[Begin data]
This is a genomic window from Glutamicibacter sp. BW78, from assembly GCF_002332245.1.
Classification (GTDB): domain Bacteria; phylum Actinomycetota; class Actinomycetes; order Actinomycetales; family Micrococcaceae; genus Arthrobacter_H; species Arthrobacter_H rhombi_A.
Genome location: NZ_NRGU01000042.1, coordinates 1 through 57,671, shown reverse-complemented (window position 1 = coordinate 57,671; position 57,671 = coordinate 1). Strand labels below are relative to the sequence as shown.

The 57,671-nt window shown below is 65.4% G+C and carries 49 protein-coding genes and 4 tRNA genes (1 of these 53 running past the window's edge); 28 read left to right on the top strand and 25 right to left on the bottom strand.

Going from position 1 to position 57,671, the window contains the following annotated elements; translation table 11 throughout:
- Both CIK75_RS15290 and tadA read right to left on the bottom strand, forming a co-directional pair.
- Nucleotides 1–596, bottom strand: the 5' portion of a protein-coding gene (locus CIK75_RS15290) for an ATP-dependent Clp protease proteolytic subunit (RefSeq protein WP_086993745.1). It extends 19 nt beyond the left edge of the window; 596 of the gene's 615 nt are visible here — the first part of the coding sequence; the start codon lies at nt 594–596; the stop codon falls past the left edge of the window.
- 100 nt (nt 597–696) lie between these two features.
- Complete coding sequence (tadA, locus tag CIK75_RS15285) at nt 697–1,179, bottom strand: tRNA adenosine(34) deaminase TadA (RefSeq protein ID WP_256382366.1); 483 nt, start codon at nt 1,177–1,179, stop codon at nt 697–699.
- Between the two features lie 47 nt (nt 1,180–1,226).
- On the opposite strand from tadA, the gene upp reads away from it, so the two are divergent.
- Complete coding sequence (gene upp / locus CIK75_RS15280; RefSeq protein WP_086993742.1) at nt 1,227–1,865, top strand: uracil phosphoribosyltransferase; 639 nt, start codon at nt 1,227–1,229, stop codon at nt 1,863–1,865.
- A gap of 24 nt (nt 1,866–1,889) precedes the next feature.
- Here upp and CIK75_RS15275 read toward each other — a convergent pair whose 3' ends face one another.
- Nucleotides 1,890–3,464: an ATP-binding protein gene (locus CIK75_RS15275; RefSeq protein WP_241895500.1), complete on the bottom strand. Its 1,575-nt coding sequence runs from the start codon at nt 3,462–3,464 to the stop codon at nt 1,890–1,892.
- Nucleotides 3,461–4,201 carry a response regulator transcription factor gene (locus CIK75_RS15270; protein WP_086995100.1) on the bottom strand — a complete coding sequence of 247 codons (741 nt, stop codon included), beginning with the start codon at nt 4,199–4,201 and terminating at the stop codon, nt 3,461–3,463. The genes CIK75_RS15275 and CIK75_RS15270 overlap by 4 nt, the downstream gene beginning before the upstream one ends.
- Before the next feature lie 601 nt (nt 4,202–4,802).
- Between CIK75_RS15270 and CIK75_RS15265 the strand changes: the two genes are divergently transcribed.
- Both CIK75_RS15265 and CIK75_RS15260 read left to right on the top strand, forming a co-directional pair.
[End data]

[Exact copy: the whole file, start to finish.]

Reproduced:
This is a genomic window from Glutamicibacter sp. BW78, from assembly GCF_002332245.1.
Classification (GTDB): domain Bacteria; phylum Actinomycetota; class Actinomycetes; order Actinomycetales; family Micrococcaceae; genus Arthrobacter_H; species Arthrobacter_H rhombi_A.
Genome location: NZ_NRGU01000042.1, coordinates 1 through 57,671, shown reverse-complemented (window position 1 = coordinate 57,671; position 57,671 = coordinate 1). Strand labels below are relative to the sequence as shown.

The 57,671-nt window shown below is 65.4% G+C and carries 49 protein-coding genes and 4 tRNA genes (1 of these 53 running past the window's edge); 28 read left to right on the top strand and 25 right to left on the bottom strand.

Going from position 1 to position 57,671, the window contains the following annotated elements; translation table 11 throughout:
- Both CIK75_RS15290 and tadA read right to left on the bottom strand, forming a co-directional pair.
- Nucleotides 1–596, bottom strand: the 5' portion of a protein-coding gene (locus CIK75_RS15290) for an ATP-dependent Clp protease proteolytic subunit (RefSeq protein WP_086993745.1). It extends 19 nt beyond the left edge of the window; 596 of the gene's 615 nt are visible here — the first part of the coding sequence; the start codon lies at nt 594–596; the stop codon falls past the left edge of the window.
- 100 nt (nt 597–696) lie between these two features.
- Complete coding sequence (tadA, locus tag CIK75_RS15285) at nt 697–1,179, bottom strand: tRNA adenosine(34) deaminase TadA (RefSeq protein ID WP_256382366.1); 483 nt, start codon at nt 1,177–1,179, stop codon at nt 697–699.
- Between the two features lie 47 nt (nt 1,180–1,226).
- On the opposite strand from tadA, the gene upp reads away from it, so the two are divergent.
- Complete coding sequence (gene upp / locus CIK75_RS15280; RefSeq protein WP_086993742.1) at nt 1,227–1,865, top strand: uracil phosphoribosyltransferase; 639 nt, start codon at nt 1,227–1,229, stop codon at nt 1,863–1,865.
- A gap of 24 nt (nt 1,866–1,889) precedes the next feature.
- Here upp and CIK75_RS15275 read toward each other — a convergent pair whose 3' ends face one another.
- Nucleotides 1,890–3,464: an ATP-binding protein gene (locus CIK75_RS15275; RefSeq protein WP_241895500.1), complete on the bottom strand. Its 1,575-nt coding sequence runs from the start codon at nt 3,462–3,464 to the stop codon at nt 1,890–1,892.
- Nucleotides 3,461–4,201 carry a response regulator transcription factor gene (locus CIK75_RS15270; protein WP_086995100.1) on the bottom strand — a complete coding sequence of 247 codons (741 nt, stop codon included), beginning with the start codon at nt 4,199–4,201 and terminating at the stop codon, nt 3,461–3,463. The genes CIK75_RS15275 and CIK75_RS15270 overlap by 4 nt, the downstream gene beginning before the upstream one ends.
- Before the next feature lie 601 nt (nt 4,202–4,802).
- Between CIK75_RS15270 and CIK75_RS15265 the strand changes: the two genes are divergently transcribed.
- Both CIK75_RS15265 and CIK75_RS15260 read left to right on the top strand, forming a co-directional pair.